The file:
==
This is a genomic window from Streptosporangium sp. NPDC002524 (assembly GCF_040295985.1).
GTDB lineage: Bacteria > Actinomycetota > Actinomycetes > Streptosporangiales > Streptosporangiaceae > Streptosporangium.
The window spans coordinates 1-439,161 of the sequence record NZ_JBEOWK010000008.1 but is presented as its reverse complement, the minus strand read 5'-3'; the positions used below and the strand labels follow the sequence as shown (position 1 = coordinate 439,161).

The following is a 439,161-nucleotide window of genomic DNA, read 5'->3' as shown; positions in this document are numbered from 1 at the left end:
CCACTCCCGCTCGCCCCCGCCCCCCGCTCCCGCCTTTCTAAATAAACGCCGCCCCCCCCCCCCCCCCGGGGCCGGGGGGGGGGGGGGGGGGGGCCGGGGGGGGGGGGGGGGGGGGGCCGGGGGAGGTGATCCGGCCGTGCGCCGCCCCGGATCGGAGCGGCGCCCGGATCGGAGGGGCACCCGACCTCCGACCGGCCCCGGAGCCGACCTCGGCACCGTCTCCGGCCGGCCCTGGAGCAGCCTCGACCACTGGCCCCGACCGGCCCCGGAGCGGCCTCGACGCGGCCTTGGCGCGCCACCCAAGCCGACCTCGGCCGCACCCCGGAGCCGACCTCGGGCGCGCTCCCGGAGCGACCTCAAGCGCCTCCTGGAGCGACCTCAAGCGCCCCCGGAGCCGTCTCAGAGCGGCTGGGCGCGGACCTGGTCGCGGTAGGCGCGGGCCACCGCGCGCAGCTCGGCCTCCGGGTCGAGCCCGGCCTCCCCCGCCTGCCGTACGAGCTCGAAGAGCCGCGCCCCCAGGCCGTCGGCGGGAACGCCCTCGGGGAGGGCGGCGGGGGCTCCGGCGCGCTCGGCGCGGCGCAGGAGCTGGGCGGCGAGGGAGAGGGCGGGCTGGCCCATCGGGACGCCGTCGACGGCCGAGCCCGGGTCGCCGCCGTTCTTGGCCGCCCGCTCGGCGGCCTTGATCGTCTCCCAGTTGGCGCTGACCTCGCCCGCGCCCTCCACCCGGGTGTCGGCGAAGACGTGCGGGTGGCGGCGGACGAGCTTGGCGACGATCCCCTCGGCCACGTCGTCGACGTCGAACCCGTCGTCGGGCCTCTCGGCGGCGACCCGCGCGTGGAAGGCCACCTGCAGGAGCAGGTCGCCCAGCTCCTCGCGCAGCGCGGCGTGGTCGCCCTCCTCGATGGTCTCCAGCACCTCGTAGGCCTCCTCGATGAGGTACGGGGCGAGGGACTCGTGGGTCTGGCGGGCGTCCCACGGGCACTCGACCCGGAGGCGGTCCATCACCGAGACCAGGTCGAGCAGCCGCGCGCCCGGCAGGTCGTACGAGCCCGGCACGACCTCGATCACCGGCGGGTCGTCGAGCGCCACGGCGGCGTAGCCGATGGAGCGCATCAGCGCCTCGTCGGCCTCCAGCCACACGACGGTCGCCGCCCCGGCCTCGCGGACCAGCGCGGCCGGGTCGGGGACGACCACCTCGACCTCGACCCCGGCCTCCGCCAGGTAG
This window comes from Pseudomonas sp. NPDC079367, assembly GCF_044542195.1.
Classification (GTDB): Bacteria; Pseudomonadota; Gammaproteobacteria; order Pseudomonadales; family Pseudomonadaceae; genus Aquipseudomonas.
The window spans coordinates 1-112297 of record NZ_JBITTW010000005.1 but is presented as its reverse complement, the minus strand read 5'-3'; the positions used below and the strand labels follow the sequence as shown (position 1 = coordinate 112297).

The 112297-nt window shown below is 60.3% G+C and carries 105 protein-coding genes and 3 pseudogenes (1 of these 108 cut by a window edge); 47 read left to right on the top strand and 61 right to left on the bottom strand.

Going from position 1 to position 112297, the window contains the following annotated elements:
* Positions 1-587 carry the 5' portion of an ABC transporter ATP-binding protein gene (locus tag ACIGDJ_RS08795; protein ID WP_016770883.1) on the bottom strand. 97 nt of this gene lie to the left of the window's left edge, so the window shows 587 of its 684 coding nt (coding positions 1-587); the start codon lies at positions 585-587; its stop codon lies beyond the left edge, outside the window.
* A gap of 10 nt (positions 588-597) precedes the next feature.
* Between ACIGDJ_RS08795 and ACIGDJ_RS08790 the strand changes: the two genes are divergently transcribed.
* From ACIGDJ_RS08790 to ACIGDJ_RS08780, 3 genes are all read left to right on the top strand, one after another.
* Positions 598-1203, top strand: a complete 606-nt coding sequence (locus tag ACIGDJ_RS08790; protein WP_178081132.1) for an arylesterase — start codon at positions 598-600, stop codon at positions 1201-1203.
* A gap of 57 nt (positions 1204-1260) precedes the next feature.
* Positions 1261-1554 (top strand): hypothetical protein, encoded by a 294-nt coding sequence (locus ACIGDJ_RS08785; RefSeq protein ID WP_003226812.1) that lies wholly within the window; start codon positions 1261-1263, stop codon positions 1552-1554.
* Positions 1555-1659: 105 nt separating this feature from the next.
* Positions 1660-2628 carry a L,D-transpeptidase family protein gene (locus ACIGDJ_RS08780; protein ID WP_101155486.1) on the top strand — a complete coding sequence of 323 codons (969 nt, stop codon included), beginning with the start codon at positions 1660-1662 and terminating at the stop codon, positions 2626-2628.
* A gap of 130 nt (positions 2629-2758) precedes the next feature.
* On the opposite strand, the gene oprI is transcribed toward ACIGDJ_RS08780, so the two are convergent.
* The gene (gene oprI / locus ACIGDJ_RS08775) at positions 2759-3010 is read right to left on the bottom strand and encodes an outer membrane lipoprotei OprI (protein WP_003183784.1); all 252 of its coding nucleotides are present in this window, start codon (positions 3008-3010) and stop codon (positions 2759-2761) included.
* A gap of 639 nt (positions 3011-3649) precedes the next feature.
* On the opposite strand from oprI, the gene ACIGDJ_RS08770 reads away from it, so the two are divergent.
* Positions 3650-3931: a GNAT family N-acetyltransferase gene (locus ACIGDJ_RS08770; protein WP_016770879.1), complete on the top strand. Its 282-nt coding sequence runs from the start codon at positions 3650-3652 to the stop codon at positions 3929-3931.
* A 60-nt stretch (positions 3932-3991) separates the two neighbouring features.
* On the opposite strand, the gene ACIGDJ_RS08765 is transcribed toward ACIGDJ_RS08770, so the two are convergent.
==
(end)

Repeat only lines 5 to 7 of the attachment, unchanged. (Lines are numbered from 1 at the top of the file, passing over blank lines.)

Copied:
CCACTCCCGCTCGCCCCCGCCCCCCGCTCCCGCCTTTCTAAATAAACGCCGCCCCCCCCCCCCCCCCGGGGCCGGGGGGGGGGGGGGGGGGGGCCGGGGGGGGGGGGGGGGGGGGGCCGGGGGAGGTGATCCGGCCGTGCGCCGCCCCGGATCGGAGCGGCGCCCGGATCGGAGGGGCACCCGACCTCCGACCGGCCCCGGAGCCGACCTCGGCACCGTCTCCGGCCGGCCCTGGAGCAGCCTCGACCACTGGCCCCGACCGGCCCCGGAGCGGCCTCGACGCGGCCTTGGCGCGCCACCCAAGCCGACCTCGGCCGCACCCCGGAGCCGACCTCGGGCGCGCTCCCGGAGCGACCTCAAGCGCCTCCTGGAGCGACCTCAAGCGCCCCCGGAGCCGTCTCAGAGCGGCTGGGCGCGGACCTGGTCGCGGTAGGCGCGGGCCACCGCGCGCAGCTCGGCCTCCGGGTCGAGCCCGGCCTCCCCCGCCTGCCGTACGAGCTCGAAGAGCCGCGCCCCCAGGCCGTCGGCGGGAACGCCCTCGGGGAGGGCGGCGGGGGCTCCGGCGCGCTCGGCGCGGCGCAGGAGCTGGGCGGCGAGGGAGAGGGCGGGCTGGCCCATCGGGACGCCGTCGACGGCCGAGCCCGGGTCGCCGCCGTTCTTGGCCGCCCGCTCGGCGGCCTTGATCGTCTCCCAGTTGGCGCTGACCTCGCCCGCGCCCTCCACCCGGGTGTCGGCGAAGACGTGCGGGTGGCGGCGGACGAGCTTGGCGACGATCCCCTCGGCCACGTCGTCGACGTCGAACCCGTCGTCGGGCCTCTCGGCGGCGACCCGCGCGTGGAAGGCCACCTGCAGGAGCAGGTCGCCCAGCTCCTCGCGCAGCGCGGCGTGGTCGCCCTCCTCGATGGTCTCCAGCACCTCGTAGGCCTCCTCGATGAGGTACGGGGCGAGGGACTCGTGGGTCTGGCGGGCGTCCCACGGGCACTCGACCCGGAGGCGGTCCATCACCGAGACCAGGTCGAGCAGCCGCGCGCCCGGCAGGTCGTACGAGCCCGGCACGACCTCGATCACCGGCGGGTCGTCGAGCGCCACGGCGGCGTAGCCGATGGAGCGCATCAGCGCCTCGTCGGCCTCCAGCCACACGACGGTCGCCGCCCCGGCCTCGCGGACCAGCGCGGCCGGGTCGGGGACGACCACCTCGACCTCGACCCCGGCCTCCGCCAGGTAG
This window comes from Pseudomonas sp. NPDC079367, assembly GCF_044542195.1.
Classification (GTDB): Bacteria; Pseudomonadota; Gammaproteobacteria; order Pseudomonadales; family Pseudomonadaceae; genus Aquipseudomonas.